The southern section of the Jordan river near the Dead sea. A traditional site of the Israelite crossing site to the Holy Land, Elijah’s departure, baptize of Jesus by John, and location of many monasteries and chapels.
The southern side of the Jordan river, before it flows into the Dead Sea, is the Jericho section. At this location, on the border between Israel and Jordan, are a number of points of interest: the traditional site of the crossing of the Jordan by the Israelites, the departure of Elijah on a chariot of fire, the pilgrimage site of John’s baptize of Jesus, and many monasteries and chapels of various Christian orders.
John 1 28: “These things were done in Bethabara beyond Jordan, where John was baptizing”.
Map / Aerial View:
The aerial map of the area is shown below, indicating the major sites. The Jordan river flows between Israel (left side) and Jordan (right side), in a winding. It is located at a height of -375m (under sea level), 9KM east to Jericho, 7KM north of the Dead Sea.
Biblical period – Crossing of the Jordan
According to some traditions, the Israelites crossed the Jordan at this location on their return from the exile in Egypt. The site is loacted “against Jericho” as described in the following verses ( Joshua 3 9-17): “And Joshua said unto the children of Israel, Come hither, and hear the words of the LORD your God…. Behold, the ark of the covenant of the LORD of all the earth passeth over before you into Jordan. And it came to pass, when the people removed from their tents, to pass over Jordan, and the priests bearing the ark of the covenant before the people;”
” And as they that bare the ark were come unto Jordan, and the feet of the priests that bare the ark were dipped in the brim of the water, (for Jordan overfloweth all his banks all the time of harvest,) That the waters which came down from above stood and rose up upon an heap very far from the city Adam, that is beside Zaretan: and those that came down toward the sea of the plain, even the salt sea, failed, and were cut off: and the people passed over right against Jericho. And the priests that bare the ark of the covenant of the LORD stood firm on dry ground in the midst of Jordan, and all the Israelites passed over on dry ground, until all the people were passed clean over Jordan”.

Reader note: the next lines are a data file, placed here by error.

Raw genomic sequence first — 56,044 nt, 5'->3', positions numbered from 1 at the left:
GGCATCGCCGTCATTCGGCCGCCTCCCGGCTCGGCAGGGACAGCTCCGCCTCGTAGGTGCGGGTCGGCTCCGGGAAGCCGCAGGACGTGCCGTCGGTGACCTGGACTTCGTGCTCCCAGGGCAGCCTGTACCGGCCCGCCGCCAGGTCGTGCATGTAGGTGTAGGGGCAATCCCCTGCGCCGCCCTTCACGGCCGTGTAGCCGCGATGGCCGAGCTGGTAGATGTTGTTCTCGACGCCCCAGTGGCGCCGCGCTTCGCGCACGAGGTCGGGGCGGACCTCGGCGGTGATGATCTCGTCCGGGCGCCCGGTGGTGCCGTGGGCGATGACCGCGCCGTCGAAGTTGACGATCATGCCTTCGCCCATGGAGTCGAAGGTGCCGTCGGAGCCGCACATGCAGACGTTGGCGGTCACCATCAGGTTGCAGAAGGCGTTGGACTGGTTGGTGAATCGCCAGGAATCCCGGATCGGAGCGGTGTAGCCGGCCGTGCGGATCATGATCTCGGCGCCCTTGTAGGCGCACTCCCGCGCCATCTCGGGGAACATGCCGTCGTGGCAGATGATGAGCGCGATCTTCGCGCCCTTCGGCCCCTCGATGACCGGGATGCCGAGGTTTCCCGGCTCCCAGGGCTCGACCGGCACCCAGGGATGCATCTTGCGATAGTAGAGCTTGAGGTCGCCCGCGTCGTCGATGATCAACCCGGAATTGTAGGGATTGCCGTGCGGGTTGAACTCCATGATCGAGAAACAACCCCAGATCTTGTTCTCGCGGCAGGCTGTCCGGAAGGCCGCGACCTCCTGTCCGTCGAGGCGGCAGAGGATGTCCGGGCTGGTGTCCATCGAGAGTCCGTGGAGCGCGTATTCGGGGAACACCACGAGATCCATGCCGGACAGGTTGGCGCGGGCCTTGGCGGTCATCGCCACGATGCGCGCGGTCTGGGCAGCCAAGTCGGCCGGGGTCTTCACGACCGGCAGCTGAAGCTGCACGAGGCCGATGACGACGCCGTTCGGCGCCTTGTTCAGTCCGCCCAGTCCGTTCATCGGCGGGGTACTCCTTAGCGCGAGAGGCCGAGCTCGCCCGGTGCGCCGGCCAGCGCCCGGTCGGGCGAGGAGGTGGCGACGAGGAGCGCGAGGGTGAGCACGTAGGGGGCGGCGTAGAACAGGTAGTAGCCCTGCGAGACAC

Crossing of the Jordan – Drawing by
Gustav Dore (French artist, 1832-1883)
Biblical Period – Departure of Elijah
Another Biblical event that happened at this location was the departure of Elijah on the chariot of fire, an event that occurred on the Jordan river near Jericho.
Elijah departs on Chariot of fire – Stella Maris, Carmel
The Biblical description (2 King 2):
“…So they came to Jericho… and they two stood by Jordan…. and Elijah went up by a whirlwind into heaven”.
A Roman road connected the site to Jericho, and was part of the road systems that connected Jordan to Israel. Traces of the road can be seen on the north side of the road from Jericho.
According to Christian tradition, the baptism site of Jesus by John was performed at this place.
(Matthew 3: 13): “Then Jesus came from Galilee to the Jordan to be baptized by John”;
(Matthew 3 16): “As soon as Jesus was baptized, he went up out of the water. At that moment heaven was opened, and he saw the Spirit of God descending like a dove and lighting on him”;
(John 1 28): “These things were done in Bethabara beyond Jordan, where John was baptizing”.
Since this event was a turning point in Jesus life and eventually the birth of Christianity, this site has an enormous importance for pilgrims and the church.
Painting in St. John Baharim, Ein Kerem
During the Byzantine period, many pilgrims flocked to the site to get blessed and visit the holy site. To support this pilgrimage, a Byzantine Monastery was constructed in the 4th century AD at a site overlooking the Jordan river, on the location of later St. John. The monastery was destroyed after the fall of the Byzantine empire in the 7th-8th century.
During the Crusaders period (12-13th century), the Christian pilgrimage resumed. The monastery of St John was rebuilt (1128) on top of the earlier Byzantine structure.
A number of monasteries and chapels were constructed near the baptism site in order to support the arrival of a new wave of Christian pilgrims that flocked to the site starting at the 19th century. Almost every order which had presence in Jerusalem – Catholic, Coptic, Russian, Ethiopian – had its own chapel built here.
The monastery of St John was severely damaged in the earthquake of 1927 and repaired. In 1954 the structure was expanded and rebuilt.
After the six-day war (1967), Israel’s border with Jordan passes along the Jordan. The area around the baptismal site is located inside the military zone, and was out of limit. Following the Pope’s visit in 2000 the site was partially opened for pilgrims. On Easter the site is also opened to the public for several days under controlled restrictions.
On the Israeli side, the army now allows pre-scheduled visits but accompanied with soldiers. A new visitors center is built on the banks of the Jordan river, but its opening is pending a mutual agreement with the Jordanians.
On the Jordanian side (“Beitabara”) the pilgrims can enter to the river side from the new Greek-Orthodox church. Recently, four new monasteries and churches are in the process of construction. Ancient baptism sites were excavated on the eastern bank of the Jordan.
The bell tower of the Greek Orthodox church on the eastern bank of the Jordan river is shown below. In the background are the mountains of Jordan, where Moses remained to die before the crossing of the returning Israelites to the Holy Land.